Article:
The world of sales is such a cross-generational career that techniques, best practices, and philosophies often get passed on to those new to the profession, oftentimes overshadowing corporate onboarding and training efforts. What's concerning about this is that commonly used sales practices from even just a few years ago may already be outdated and obsolete. Perhaps you yourself have been in this situation in which an older sales mentor taught you the ropes. While it can be immensely valuable to shadow a tenured colleague, it can also have a detrimental effect in that you may end up adopting some of the well-worn sales clichés of yesteryear.
With this blog, we’re taking a closer look at some of those clichés and why it’s time to abandon them.
Cliché #1: You Can Sell Anything to Anybody
This philosophy continues to permeate all sales levels, and it's one we've seen in continual use since the dawn of mankind.
Just recently, during a job interview here at Janek Performance Group, one candidate wanted to impress when he said: "I can do it all. If I have to I’ll sell a pencil to a pencil factory."
I had to smirk because while I appreciated his drive and confidence, it’s just not the right mindset anymore – to want to sell anything to anybody, in particular with B2B sales. Today, customers are looking to buy products that help them solve problems. By focusing on a customer's challenges, you focus on their needs and try to bring value to what you're selling.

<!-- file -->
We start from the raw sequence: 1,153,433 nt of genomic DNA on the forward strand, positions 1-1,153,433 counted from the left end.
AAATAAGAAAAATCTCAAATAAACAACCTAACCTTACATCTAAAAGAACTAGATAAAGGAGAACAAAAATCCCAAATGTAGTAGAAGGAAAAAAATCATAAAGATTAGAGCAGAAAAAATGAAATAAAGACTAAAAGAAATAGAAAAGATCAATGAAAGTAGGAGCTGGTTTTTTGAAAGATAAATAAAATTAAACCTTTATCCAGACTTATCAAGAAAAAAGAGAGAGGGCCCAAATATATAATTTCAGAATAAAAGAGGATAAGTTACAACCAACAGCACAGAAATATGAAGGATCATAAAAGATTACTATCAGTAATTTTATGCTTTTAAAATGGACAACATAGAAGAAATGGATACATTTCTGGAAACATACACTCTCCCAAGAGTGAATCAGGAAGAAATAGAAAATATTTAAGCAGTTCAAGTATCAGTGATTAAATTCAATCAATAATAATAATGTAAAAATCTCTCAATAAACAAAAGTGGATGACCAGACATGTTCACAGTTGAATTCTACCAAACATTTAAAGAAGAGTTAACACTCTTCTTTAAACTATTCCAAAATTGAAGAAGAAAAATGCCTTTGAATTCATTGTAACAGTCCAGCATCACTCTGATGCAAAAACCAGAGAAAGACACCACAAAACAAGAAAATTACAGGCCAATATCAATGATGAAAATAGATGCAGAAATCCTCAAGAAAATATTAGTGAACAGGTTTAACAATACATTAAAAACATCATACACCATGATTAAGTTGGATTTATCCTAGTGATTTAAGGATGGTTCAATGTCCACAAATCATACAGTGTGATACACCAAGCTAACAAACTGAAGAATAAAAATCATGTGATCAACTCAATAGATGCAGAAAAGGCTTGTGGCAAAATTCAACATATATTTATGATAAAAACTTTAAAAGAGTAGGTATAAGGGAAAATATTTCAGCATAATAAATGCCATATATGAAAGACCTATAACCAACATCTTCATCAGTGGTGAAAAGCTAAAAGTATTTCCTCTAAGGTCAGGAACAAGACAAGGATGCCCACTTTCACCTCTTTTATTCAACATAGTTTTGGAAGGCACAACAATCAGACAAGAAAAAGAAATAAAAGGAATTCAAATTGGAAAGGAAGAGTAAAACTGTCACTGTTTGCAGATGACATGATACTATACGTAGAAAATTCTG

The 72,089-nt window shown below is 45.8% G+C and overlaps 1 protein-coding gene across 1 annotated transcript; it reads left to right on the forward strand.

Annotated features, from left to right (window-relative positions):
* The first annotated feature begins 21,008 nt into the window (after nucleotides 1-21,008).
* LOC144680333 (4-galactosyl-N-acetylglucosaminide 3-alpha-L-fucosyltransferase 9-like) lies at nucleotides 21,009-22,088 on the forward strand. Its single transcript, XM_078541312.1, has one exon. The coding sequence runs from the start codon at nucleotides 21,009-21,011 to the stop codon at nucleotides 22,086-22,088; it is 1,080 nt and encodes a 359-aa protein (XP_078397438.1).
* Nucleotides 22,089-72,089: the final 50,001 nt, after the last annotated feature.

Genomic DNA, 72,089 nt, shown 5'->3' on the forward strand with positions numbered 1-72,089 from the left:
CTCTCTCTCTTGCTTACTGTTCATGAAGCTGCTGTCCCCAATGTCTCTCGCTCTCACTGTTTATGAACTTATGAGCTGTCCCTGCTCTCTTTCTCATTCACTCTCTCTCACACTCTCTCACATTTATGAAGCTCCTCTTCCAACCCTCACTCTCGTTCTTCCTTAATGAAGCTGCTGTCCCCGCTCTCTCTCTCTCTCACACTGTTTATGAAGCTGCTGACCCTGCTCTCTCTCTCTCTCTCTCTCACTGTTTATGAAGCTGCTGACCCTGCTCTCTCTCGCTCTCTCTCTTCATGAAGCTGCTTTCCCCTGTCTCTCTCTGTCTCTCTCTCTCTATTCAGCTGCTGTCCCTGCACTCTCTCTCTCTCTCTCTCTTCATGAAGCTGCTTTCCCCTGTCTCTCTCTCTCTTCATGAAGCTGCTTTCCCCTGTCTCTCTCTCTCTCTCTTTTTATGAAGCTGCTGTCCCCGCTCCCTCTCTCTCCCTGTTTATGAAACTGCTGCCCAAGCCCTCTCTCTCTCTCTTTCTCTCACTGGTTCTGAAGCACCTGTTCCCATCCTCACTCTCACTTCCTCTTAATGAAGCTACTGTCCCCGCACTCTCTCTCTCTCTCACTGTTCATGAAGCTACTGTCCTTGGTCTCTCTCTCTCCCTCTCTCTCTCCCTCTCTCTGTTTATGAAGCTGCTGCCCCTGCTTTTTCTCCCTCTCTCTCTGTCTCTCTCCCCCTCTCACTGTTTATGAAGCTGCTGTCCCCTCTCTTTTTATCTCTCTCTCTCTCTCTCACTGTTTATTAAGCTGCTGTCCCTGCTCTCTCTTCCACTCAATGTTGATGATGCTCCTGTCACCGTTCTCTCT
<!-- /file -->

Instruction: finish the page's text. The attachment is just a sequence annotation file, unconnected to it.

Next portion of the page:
In other words, customers and their needs are the key to sales today rather than pushing a product you know might not fit your key demographic. People don't like forced sales tactics, and you need to know who your target base is before you reach out to prospective customers.
So if you're still using this adage everywhere you go, statistics prove you really can't sell anything to anybody. This comes through a major truism: It's impossible to please everyone.
Cliché #2: The Customer is Always Right
No doubt you've heard this cliché more than once while working in sales. Adhering to the idea the customer knows everything only diminishes the value of what you can offer them. In reality, customers don't always know what they want to buy.
You'll find a lot of sales analysts who quote one of Steve Jobs' most famous lines:
"A lot of times, people don't know what they want until you show it to them."
It’s hard to argue, coming from one of the greatest tech (and sales) innovators of all time.
Despite customers often researching products before they buy, their research may not always be thorough or accurate. Don’t be afraid to put on your trusted advisor hat and challenge the customer's thinking and bring new ideas to the table, as long as you do it tactfully and keep their best interests in mind.
Cliché #3: Always Be Closing
Remember the movie "Glengarry Glen Ross" and the old phrase "Always be closing"? It's an example in how pop culture frequently shapes sales clichés to a point where they become stigma.
Let's not forget that the character who says this is the worst example of a human being. Don't think a sales career should become cutthroat like what the movies show.
Being an ethical salesperson won't go unnoticed by your prospects. Use the quote "Always be helping" and you'll see a successful sales process based squarely on solving problems for your customers.
As you can see, sales clichés don't always work to your advantage in the times we're living in. It's never too late to reinvent your sales persona as a trusted advisor with every customer's best interests in mind.
Do you have similar sales stereotypes to share? We'd love to hear about them by sharing in the comment section.
Categories: Sales Culture